Wendy
11/4/2013

A great question, Cheryl! Alex may have failed to mention that we had to have a..."discussion"...about putting plastic up while he wasn't actively working in the window.Alt smile It's freezing here this week!

11/4/2013 at 4:15 PM

I'm getting cold just looking at that - if not plywood, at least a tarp?

Wendy
11/4/2013

You're not the only one, Deirdre!Alt smile Lulu was hiding under the covers last night. Team Plywood (me) has been making its case, and hopefully we'll have something a bit more weather resistant up there soon!

11/4/2013 at 4:58 PM

Lousy work and their rules. Don't they know we have better stuff to do?

Wendy
11/4/2013

For reals. Work is so inconvenient! ;)

11/5/2013 at 9:07 PM

I feel ya. I've been working on the front doors, so there have been a few days with them off and the front wide open. Sunday was particularly cold. Hoping to take tomorrow afternoon off from work, as it's supposed to be 64, so I can finish them off. Got to make hay while the sun shines, as they say. WINTER IS COMING!!

Alex
11/5/2013

Oh man, tell me about it. I think we're going to have three more days of nice weather before it gets nasty, and I've got to get the paint on the window and rehang the sash before the winter winds blow in. Can't wait to see the end result on your doors. It's looking awesome from what I've seen on IG.

Pat
11/5/2013 at 11:56 PM

I favorited this tutorial on how to build a temporary storm window, thinking I might have to do this while I'm working on windows. (Or to supplement my crappy outer storms.) With your mad skilz, you could knock this together in no time.

http://bangorbungalow.blogspot.com/2008/12/storm-windows-how-we-built-them.html

Alex
11/6/2013

Thanks for the link. I think I'm going to build some of those when we need to remove the sash for full on restoration, since it will definitely take a bit longer than just a few days to work those bad boys over.

Brendan
11/6/2013 at 10:25 AM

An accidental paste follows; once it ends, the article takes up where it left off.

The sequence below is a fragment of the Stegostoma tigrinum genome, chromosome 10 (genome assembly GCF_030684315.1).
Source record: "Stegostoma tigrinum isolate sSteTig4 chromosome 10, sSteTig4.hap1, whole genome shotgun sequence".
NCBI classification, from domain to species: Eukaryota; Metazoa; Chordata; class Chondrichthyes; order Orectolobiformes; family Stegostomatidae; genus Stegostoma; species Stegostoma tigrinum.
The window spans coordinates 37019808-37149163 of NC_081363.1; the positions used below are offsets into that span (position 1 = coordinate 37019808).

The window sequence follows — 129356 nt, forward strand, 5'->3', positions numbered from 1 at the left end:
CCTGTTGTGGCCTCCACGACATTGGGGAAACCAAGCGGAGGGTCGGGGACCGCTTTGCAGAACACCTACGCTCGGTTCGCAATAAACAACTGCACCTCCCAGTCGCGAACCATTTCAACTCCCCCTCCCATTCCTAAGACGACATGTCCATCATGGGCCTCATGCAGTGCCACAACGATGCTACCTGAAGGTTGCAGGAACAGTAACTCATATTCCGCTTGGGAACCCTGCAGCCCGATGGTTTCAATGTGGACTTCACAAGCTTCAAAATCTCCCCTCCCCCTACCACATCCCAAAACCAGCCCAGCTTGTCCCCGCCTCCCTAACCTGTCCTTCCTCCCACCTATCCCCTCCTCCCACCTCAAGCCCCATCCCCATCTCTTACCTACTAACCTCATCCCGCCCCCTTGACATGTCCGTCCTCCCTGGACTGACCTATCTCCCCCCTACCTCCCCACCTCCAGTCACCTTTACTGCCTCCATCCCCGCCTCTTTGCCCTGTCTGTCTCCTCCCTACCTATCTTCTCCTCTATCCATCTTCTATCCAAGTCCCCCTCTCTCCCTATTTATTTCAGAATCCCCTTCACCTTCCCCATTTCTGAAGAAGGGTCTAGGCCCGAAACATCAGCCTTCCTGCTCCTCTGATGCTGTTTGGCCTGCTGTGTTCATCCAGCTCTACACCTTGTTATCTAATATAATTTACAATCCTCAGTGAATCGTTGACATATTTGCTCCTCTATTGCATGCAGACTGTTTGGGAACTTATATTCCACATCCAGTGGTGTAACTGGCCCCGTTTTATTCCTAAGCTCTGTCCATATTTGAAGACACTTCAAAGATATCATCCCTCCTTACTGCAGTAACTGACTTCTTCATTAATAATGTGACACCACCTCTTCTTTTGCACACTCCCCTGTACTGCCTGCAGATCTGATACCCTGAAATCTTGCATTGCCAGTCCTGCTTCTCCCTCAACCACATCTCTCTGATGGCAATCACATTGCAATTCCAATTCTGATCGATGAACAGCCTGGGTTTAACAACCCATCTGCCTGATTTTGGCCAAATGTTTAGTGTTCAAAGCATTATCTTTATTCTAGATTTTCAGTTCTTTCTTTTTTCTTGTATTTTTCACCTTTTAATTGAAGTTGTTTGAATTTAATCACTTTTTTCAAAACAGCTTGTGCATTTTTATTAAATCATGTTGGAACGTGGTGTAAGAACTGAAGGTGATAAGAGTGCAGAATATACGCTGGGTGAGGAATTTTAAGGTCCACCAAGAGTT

Plywood, yes.

Or, air panels: http://historichomeworks.com/forum/viewtopic.php?t=193&highlight=air+panel

Or, Step 1. start window project in September. Step 2. finish window project before November.

Alex
11/6/2013

Your steps seem far too logical to fit properly in our renovation plan. I think we've actually got it under control. We have a few nice days here before it gets really cold, so we're going to knock out what's necessary to have a functional (albeit imperfect) window with a plan to do more work once storm windows (yep, still working on those) are in. At that point I'll probably also make some air panels for the period when we actually restore the sash.

11/10/2013 at 6:16 PM

I just found your site. I am trying to paint wood windows & they just look terrible. I can' get a smooth finish & tried you wet sanding & all the primer came off. I tried a palm sander and it does not smooth the parts where the paint chipped off. Now, it is good enough is going to have to do. I hate the new windows & every house has them--the only house with wood windows.

I liked your door a lot with the 1-shot but no place to get the primer.

I try to caulk to no avail & every suggestion turns out wrong. It is above my head eaves between the boards & it just stops mid stream & falls off.

Anyways, you kind of gave me a bit of hope & then this goes nowhere.

Eric
12/15/2013 at 9:19 AM

I'm going to be following this closely. Every December, I make a New Years resolution to finally fix all the windows in our 1880s Italianate. It always looks easy until I start to pull things apart and realize just how many little tasks there are that I have never done before. Looking forward to seeing how the project progresses!